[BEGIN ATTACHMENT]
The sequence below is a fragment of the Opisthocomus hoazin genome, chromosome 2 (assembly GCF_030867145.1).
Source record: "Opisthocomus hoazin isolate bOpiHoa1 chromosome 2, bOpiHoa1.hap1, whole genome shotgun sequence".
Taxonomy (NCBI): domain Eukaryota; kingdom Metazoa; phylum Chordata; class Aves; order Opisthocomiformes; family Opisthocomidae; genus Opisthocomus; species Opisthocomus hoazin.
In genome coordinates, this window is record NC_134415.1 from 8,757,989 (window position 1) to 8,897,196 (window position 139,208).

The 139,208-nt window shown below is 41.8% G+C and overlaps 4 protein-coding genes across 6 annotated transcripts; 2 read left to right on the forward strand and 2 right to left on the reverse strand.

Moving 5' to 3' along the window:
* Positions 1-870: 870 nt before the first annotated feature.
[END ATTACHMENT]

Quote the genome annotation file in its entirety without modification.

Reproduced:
The sequence below is a fragment of the Opisthocomus hoazin genome, chromosome 2 (assembly GCF_030867145.1).
Source record: "Opisthocomus hoazin isolate bOpiHoa1 chromosome 2, bOpiHoa1.hap1, whole genome shotgun sequence".
Taxonomy (NCBI): domain Eukaryota; kingdom Metazoa; phylum Chordata; class Aves; order Opisthocomiformes; family Opisthocomidae; genus Opisthocomus; species Opisthocomus hoazin.
In genome coordinates, this window is record NC_134415.1 from 8,757,989 (window position 1) to 8,897,196 (window position 139,208).

The 139,208-nt window shown below is 41.8% G+C and overlaps 4 protein-coding genes across 6 annotated transcripts; 2 read left to right on the forward strand and 2 right to left on the reverse strand.

Moving 5' to 3' along the window:
* Positions 1-870: 870 nt before the first annotated feature.